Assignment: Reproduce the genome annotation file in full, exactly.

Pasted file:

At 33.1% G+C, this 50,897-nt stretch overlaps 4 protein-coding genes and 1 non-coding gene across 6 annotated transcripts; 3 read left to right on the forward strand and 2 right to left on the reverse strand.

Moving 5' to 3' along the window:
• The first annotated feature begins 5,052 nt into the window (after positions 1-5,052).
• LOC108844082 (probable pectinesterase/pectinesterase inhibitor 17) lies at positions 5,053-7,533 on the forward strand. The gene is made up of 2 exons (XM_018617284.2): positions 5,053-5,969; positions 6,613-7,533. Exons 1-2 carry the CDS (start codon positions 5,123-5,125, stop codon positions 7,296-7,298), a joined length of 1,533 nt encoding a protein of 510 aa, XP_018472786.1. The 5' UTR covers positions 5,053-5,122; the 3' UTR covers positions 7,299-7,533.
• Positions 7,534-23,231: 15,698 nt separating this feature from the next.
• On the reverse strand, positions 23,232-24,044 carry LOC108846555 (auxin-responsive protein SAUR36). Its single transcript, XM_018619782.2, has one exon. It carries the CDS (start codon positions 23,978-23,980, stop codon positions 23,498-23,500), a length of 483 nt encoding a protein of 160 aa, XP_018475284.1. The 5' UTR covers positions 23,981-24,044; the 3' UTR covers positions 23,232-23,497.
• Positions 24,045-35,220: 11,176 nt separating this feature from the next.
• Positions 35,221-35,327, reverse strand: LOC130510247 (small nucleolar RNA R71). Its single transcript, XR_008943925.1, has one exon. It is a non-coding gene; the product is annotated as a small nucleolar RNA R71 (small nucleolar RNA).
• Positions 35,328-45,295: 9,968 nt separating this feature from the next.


At 33.1% G+C, this 50,897-nt stretch overlaps 4 protein-coding genes and 1 non-coding gene across 6 annotated transcripts; 3 read left to right on the forward strand and 2 right to left on the reverse strand.

Moving 5' to 3' along the window:
• The first annotated feature begins 5,052 nt into the window (after positions 1-5,052).
• LOC108844082 (probable pectinesterase/pectinesterase inhibitor 17) lies at positions 5,053-7,533 on the forward strand. The gene is made up of 2 exons (XM_018617284.2): positions 5,053-5,969; positions 6,613-7,533. Exons 1-2 carry the CDS (start codon positions 5,123-5,125, stop codon positions 7,296-7,298), a joined length of 1,533 nt encoding a protein of 510 aa, XP_018472786.1. The 5' UTR covers positions 5,053-5,122; the 3' UTR covers positions 7,299-7,533.
• Positions 7,534-23,231: 15,698 nt separating this feature from the next.
• On the reverse strand, positions 23,232-24,044 carry LOC108846555 (auxin-responsive protein SAUR36). Its single transcript, XM_018619782.2, has one exon. It carries the CDS (start codon positions 23,978-23,980, stop codon positions 23,498-23,500), a length of 483 nt encoding a protein of 160 aa, XP_018475284.1. The 5' UTR covers positions 23,981-24,044; the 3' UTR covers positions 23,232-23,497.
• Positions 24,045-35,220: 11,176 nt separating this feature from the next.
• Positions 35,221-35,327, reverse strand: LOC130510247 (small nucleolar RNA R71). Its single transcript, XR_008943925.1, has one exon. It is a non-coding gene; the product is annotated as a small nucleolar RNA R71 (small nucleolar RNA).
• Positions 35,328-45,295: 9,968 nt separating this feature from the next.